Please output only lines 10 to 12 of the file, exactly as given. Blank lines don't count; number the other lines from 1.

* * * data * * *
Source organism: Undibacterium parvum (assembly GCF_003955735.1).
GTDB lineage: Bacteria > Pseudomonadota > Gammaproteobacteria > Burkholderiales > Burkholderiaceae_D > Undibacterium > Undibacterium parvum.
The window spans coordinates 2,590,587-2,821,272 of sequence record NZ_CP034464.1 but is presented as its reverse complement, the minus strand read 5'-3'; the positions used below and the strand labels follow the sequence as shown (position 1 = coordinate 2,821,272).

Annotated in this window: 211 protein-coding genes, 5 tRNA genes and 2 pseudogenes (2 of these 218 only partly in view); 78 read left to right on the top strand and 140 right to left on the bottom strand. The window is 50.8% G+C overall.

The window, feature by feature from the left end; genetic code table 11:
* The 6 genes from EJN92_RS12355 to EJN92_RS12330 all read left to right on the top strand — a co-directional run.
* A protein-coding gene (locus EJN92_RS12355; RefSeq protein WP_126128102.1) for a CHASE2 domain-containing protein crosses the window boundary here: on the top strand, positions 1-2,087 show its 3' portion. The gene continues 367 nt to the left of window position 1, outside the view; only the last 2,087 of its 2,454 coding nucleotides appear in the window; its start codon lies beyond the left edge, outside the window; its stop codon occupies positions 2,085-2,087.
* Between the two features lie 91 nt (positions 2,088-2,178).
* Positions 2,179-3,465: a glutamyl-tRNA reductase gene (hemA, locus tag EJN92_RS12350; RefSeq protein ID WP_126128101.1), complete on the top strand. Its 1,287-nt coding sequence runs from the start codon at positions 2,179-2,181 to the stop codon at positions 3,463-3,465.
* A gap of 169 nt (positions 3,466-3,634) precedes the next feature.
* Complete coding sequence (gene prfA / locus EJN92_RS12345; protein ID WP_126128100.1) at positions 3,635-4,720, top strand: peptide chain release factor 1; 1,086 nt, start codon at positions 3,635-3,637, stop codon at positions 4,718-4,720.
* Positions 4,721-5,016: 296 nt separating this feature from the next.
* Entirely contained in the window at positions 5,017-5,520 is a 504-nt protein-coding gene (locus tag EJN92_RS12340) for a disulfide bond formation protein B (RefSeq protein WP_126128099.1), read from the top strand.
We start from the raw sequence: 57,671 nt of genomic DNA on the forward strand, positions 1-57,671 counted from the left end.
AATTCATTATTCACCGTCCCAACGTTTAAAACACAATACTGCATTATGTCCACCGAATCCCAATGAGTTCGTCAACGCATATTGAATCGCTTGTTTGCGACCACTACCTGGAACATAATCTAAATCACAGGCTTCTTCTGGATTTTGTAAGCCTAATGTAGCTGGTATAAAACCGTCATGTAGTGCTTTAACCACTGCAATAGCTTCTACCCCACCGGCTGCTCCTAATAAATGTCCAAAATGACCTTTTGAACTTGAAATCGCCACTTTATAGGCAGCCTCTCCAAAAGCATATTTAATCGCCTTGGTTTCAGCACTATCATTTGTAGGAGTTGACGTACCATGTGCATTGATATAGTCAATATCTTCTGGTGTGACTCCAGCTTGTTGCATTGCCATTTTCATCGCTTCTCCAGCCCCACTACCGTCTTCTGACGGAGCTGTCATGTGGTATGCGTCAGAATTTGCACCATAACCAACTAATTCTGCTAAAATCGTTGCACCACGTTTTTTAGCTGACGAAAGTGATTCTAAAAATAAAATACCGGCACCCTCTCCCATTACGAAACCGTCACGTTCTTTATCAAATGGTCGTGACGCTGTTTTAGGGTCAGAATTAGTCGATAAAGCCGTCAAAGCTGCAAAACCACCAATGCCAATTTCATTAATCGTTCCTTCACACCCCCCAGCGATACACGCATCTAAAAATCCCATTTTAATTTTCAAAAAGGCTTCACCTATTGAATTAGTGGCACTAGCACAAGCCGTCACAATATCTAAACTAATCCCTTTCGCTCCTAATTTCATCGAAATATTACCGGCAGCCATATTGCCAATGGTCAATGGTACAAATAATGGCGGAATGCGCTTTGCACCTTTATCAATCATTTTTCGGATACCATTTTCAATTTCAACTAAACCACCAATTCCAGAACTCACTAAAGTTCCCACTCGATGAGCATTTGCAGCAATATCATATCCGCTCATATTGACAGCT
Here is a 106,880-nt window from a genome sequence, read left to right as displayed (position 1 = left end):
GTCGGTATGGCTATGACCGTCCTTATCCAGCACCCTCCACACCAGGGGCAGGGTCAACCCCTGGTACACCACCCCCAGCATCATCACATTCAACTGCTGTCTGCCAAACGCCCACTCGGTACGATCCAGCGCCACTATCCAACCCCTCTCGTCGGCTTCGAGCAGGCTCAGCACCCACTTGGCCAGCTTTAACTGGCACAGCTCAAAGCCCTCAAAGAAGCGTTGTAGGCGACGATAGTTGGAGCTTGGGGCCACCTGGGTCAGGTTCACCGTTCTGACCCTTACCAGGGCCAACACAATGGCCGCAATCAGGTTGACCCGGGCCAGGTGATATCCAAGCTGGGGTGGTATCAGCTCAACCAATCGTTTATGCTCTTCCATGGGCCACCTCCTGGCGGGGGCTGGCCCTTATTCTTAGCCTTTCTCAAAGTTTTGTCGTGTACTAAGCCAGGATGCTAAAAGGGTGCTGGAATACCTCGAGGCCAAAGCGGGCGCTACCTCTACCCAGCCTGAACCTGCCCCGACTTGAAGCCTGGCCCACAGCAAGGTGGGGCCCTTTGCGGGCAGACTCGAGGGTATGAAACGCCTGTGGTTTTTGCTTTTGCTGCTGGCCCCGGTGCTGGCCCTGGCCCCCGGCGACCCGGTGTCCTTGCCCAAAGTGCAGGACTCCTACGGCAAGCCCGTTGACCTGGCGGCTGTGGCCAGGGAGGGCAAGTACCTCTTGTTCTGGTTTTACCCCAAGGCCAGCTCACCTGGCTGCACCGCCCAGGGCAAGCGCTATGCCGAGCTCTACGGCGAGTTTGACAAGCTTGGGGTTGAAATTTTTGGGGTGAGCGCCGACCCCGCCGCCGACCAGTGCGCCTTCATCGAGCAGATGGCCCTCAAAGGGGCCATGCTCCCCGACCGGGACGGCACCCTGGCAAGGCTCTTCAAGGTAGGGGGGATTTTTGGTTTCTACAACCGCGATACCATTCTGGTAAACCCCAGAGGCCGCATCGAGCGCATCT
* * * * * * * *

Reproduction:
* A gap of 169 nt (positions 3,466-3,634) precedes the next feature.
* Complete coding sequence (gene prfA / locus EJN92_RS12345; protein ID WP_126128100.1) at positions 3,635-4,720, top strand: peptide chain release factor 1; 1,086 nt, start codon at positions 3,635-3,637, stop codon at positions 4,718-4,720.
* Positions 4,721-5,016: 296 nt separating this feature from the next.